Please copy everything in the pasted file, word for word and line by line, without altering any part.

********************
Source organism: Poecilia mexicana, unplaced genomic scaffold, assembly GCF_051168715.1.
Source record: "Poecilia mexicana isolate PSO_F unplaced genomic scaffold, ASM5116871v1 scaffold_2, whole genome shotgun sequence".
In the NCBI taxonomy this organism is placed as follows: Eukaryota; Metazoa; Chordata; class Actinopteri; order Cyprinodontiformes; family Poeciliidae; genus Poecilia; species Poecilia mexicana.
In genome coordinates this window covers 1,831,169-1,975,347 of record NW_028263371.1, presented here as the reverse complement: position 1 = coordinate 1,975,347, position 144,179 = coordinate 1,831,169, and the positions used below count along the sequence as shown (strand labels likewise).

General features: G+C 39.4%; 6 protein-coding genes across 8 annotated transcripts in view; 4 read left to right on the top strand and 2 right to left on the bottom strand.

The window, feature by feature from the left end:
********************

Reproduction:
Source organism: Poecilia mexicana, unplaced genomic scaffold, assembly GCF_051168715.1.
Source record: "Poecilia mexicana isolate PSO_F unplaced genomic scaffold, ASM5116871v1 scaffold_2, whole genome shotgun sequence".
In the NCBI taxonomy this organism is placed as follows: Eukaryota; Metazoa; Chordata; class Actinopteri; order Cyprinodontiformes; family Poeciliidae; genus Poecilia; species Poecilia mexicana.
In genome coordinates this window covers 1,831,169-1,975,347 of record NW_028263371.1, presented here as the reverse complement: position 1 = coordinate 1,975,347, position 144,179 = coordinate 1,831,169, and the positions used below count along the sequence as shown (strand labels likewise).

General features: G+C 39.4%; 6 protein-coding genes across 8 annotated transcripts in view; 4 read left to right on the top strand and 2 right to left on the bottom strand.

The window, feature by feature from the left end: